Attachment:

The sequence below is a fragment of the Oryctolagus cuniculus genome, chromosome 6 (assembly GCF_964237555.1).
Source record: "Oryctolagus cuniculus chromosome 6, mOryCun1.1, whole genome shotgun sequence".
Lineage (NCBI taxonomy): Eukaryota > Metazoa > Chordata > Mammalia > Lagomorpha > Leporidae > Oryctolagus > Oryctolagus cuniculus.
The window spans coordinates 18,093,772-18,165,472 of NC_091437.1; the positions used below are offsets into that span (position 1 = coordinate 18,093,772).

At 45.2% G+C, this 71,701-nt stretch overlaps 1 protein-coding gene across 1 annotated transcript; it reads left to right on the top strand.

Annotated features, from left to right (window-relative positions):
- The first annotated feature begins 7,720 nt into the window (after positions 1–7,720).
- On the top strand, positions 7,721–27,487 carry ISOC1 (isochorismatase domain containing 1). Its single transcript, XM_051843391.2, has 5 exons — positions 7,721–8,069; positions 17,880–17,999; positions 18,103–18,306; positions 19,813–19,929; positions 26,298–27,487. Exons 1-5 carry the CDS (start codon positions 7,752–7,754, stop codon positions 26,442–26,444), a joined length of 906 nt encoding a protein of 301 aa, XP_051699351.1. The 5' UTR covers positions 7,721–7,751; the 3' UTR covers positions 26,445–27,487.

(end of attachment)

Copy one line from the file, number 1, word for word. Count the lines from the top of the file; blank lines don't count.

The sequence below is a fragment of the Oryctolagus cuniculus genome, chromosome 6 (assembly GCF_964237555.1).